Then start the built-in webserver by running
The app itself will only start once you open it in your web browser, you should find it at
http://localhost:1234 (or check the output of the above command).
If you kept the docker app running in your terminal, you should see its messages appear after clicking the “send message” button.
The fish we used here is called ForgetfulChatFish because it only remembers some details from the most recent event it has seen. Why don’t you try your hand at keeping the last ten messages in its state and render that as a list in the UI?
Deploy the app
ActyxOS on Docker
First, we need to build a docker image containing the app. This is done inside the
sample-docker-app folder by running
The resulting image is packaged into an Actyx App using the Actyx CLI:
This can take a couple of minutes
Packaging Docker apps can take quite a bit of time. Please give it a couple of minutes. Unfortunately the Actyx CLI does not provide any feedback during packaging yet (we are working on that).
After a few moments you’ll find an app package in your folder. This can be deployed to the ActyxOS node by running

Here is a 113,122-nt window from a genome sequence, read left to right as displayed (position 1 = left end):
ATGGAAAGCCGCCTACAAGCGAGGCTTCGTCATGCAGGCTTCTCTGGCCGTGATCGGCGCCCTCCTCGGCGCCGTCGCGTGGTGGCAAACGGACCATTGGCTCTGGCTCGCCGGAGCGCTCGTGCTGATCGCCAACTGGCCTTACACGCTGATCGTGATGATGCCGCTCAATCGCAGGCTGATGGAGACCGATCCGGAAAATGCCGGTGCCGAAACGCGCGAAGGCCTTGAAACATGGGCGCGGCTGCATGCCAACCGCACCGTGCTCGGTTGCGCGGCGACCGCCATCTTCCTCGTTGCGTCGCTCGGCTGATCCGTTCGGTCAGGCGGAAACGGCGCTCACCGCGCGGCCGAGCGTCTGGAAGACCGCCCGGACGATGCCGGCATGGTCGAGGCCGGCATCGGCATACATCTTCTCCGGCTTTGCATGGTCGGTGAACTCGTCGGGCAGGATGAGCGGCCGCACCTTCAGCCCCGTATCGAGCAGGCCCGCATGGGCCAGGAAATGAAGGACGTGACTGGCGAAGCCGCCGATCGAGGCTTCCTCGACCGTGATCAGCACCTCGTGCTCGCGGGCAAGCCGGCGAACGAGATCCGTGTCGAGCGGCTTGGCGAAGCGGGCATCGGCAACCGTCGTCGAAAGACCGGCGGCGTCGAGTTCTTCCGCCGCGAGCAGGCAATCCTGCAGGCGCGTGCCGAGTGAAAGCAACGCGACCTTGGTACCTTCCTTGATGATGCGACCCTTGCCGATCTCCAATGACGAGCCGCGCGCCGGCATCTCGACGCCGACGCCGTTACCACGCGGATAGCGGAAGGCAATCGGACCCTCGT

You can check the state of this app using
As you will see the app is deployed, but
stopped, so let's start it with this command:
If you still have the webview app open running in dev mode in your browser, you should see the ping messages appear in there. The two apps are so far served by the same ActyxOS node.
In order to make this sample fully distributed you can either start another ActyxOS node on a different computer (by repeating the ActyxOS steps above), or you can continue with an Android device as we will do here.
ActyxOS on Android
After installing ActyxOS from the Google Play store, start ActyxOS by clicking on the ActyxOS app in Android.
Having trouble installing?
Check out the ActyxOS on Android guide.
Now that you have installed ActyxOS on the second device, let's configure the node and then package and deploy one of the sample apps. From the
quickstart folder, run the following command:
<DEVICE_IP> with the IP of your Android device.
The ActyxOS node on the second device should now be fully functional! 😊
Now go back to the
sample-webview-app folder and create the production build for this web app:
The resulting files in the
dist folder can now be packaged into an Actyx app using
The resulting app is then deployed to the Android device by running
Now that the app is deployed, you can start it either by selecting it from the ActyxOS app on Android or by using the Actyx CLI:
Congratulations, you have just packaged and deployed an ActyxOS app to a remote ActyxOS node!
You should now see two apps running locally on you computer and the app running on the device communicating with each other without any central server or database.
This brings us to the close of this quickstart guide.
- Learn more about ActyxOS and how to use it in the ActyxOS docs
- Dive into the Actyx Pond and its fishes in the Actyx Pond docs
- Check out what else you can do with the CLI in the Actyx CLI docs